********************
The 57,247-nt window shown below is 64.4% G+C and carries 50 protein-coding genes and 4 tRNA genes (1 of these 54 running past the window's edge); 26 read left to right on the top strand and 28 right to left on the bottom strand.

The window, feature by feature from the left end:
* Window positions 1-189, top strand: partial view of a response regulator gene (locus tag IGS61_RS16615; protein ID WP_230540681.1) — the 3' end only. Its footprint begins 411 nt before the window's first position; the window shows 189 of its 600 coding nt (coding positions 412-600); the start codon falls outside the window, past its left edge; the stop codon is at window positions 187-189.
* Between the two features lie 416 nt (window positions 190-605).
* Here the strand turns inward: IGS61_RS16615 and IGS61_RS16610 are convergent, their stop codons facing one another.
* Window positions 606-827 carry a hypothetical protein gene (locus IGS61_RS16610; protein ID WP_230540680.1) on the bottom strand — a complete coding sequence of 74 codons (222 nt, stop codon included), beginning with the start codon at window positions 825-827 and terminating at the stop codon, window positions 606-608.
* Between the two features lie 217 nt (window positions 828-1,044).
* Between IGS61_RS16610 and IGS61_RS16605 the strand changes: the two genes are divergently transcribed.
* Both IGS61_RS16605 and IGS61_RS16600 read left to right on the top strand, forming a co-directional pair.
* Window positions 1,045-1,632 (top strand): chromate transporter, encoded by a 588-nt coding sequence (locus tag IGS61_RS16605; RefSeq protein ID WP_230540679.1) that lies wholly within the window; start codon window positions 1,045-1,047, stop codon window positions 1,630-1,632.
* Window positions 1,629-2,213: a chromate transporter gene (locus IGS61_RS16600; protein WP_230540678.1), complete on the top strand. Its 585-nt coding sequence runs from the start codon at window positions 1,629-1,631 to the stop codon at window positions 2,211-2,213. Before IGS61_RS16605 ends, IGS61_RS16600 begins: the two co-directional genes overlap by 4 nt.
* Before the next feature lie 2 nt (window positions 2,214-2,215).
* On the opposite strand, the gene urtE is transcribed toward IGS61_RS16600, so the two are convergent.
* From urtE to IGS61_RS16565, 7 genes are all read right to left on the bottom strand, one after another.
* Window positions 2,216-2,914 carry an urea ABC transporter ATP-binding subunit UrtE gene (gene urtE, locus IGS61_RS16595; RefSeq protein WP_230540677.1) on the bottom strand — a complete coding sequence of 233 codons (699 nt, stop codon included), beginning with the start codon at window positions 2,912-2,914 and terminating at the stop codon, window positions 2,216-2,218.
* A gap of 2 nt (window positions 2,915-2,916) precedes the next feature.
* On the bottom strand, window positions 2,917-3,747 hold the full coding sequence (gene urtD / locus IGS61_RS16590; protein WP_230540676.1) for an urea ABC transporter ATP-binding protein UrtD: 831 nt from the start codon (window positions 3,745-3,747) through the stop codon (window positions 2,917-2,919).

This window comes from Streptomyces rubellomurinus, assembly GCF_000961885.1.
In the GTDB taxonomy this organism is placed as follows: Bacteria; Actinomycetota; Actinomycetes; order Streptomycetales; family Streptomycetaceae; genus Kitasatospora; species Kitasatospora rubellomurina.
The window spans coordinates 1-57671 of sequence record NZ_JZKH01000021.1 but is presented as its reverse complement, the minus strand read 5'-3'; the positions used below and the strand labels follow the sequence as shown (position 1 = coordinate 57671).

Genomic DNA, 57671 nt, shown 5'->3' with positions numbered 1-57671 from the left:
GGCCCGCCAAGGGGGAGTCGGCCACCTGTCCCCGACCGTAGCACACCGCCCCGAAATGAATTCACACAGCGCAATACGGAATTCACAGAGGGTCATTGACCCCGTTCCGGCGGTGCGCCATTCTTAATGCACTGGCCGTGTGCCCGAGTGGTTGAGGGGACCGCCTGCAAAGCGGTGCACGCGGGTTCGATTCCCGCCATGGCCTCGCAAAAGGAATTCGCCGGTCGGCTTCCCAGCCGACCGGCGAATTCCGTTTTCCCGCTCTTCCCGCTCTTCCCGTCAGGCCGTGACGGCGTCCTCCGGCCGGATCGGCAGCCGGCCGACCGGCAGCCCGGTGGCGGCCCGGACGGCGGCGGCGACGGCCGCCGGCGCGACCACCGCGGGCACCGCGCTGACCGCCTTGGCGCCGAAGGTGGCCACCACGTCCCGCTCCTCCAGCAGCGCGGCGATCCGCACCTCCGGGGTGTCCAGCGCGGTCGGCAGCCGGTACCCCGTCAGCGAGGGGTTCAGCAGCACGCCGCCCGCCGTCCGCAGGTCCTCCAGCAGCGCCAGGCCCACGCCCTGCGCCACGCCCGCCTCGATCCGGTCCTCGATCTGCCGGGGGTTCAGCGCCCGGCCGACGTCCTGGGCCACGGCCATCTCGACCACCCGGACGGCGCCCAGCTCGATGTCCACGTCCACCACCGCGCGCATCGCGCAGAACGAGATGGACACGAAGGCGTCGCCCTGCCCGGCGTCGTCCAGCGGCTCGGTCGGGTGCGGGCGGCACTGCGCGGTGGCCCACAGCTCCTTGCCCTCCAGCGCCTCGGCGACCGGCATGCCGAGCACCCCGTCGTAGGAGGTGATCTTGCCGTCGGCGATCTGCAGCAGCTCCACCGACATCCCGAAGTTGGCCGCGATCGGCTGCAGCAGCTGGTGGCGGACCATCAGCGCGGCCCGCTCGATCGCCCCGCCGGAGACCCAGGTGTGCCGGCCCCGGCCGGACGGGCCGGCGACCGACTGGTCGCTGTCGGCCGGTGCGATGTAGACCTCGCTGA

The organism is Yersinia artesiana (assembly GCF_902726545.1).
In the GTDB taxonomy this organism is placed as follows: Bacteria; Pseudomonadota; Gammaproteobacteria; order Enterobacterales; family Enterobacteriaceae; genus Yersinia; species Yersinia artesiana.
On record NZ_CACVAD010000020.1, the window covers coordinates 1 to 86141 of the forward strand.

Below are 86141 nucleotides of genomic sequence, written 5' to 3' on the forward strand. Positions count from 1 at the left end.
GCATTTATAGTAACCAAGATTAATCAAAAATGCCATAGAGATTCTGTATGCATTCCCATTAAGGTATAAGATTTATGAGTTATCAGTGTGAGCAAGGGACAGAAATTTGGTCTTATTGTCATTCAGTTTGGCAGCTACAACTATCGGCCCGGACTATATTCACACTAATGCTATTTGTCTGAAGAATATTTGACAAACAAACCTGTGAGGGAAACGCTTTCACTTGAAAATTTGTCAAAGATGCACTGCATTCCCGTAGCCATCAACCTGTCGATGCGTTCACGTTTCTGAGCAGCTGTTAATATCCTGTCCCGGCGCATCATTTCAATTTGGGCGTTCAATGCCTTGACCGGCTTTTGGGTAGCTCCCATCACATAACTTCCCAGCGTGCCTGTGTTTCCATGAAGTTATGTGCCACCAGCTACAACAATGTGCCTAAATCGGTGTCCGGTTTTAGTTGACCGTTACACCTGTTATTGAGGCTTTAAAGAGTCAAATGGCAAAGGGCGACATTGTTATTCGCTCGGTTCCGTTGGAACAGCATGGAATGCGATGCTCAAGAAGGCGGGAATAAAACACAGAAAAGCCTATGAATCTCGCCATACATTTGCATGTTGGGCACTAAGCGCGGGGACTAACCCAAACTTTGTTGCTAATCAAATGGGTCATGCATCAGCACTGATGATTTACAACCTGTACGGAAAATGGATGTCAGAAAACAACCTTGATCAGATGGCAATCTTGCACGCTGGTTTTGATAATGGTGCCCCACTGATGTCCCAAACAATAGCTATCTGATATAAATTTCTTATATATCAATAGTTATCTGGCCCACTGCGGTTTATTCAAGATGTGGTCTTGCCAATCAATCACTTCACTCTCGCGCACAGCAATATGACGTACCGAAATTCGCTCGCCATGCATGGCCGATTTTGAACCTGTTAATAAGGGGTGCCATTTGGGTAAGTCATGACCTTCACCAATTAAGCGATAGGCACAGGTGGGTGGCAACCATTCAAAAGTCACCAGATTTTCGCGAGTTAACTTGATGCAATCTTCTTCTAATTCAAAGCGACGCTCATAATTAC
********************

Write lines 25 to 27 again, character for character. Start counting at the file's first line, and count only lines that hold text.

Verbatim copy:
On record NZ_CACVAD010000020.1, the window covers coordinates 1 to 86141 of the forward strand.

Below are 86141 nucleotides of genomic sequence, written 5' to 3' on the forward strand. Positions count from 1 at the left end.
GCATTTATAGTAACCAAGATTAATCAAAAATGCCATAGAGATTCTGTATGCATTCCCATTAAGGTATAAGATTTATGAGTTATCAGTGTGAGCAAGGGACAGAAATTTGGTCTTATTGTCATTCAGTTTGGCAGCTACAACTATCGGCCCGGACTATATTCACACTAATGCTATTTGTCTGAAGAATATTTGACAAACAAACCTGTGAGGGAAACGCTTTCACTTGAAAATTTGTCAAAGATGCACTGCATTCCCGTAGCCATCAACCTGTCGATGCGTTCACGTTTCTGAGCAGCTGTTAATATCCTGTCCCGGCGCATCATTTCAATTTGGGCGTTCAATGCCTTGACCGGCTTTTGGGTAGCTCCCATCACATAACTTCCCAGCGTGCCTGTGTTTCCATGAAGTTATGTGCCACCAGCTACAACAATGTGCCTAAATCGGTGTCCGGTTTTAGTTGACCGTTACACCTGTTATTGAGGCTTTAAAGAGTCAAATGGCAAAGGGCGACATTGTTATTCGCTCGGTTCCGTTGGAACAGCATGGAATGCGATGCTCAAGAAGGCGGGAATAAAACACAGAAAAGCCTATGAATCTCGCCATACATTTGCATGTTGGGCACTAAGCGCGGGGACTAACCCAAACTTTGTTGCTAATCAAATGGGTCATGCATCAGCACTGATGATTTACAACCTGTACGGAAAATGGATGTCAGAAAACAACCTTGATCAGATGGCAATCTTGCACGCTGGTTTTGATAATGGTGCCCCACTGATGTCCCAAACAATAGCTATCTGATATAAATTTCTTATATATCAATAGTTATCTGGCCCACTGCGGTTTATTCAAGATGTGGTCTTGCCAATCAATCACTTCACTCTCGCGCACAGCAATATGACGTACCGAAATTCGCTCGCCATGCATGGCCGATTTTGAACCTGTTAATAAGGGGTGCCATTTGGGTAAGTCATGACCTTCACCAATTAAGCGATAGGCACAGGTGGGTGGCAACCATTCAAAAGTCACCAGATTTTCGCGAGTTAACTTGATGCAATCTTCTTCTAATTCAAAGCGACGCTCATAATTAC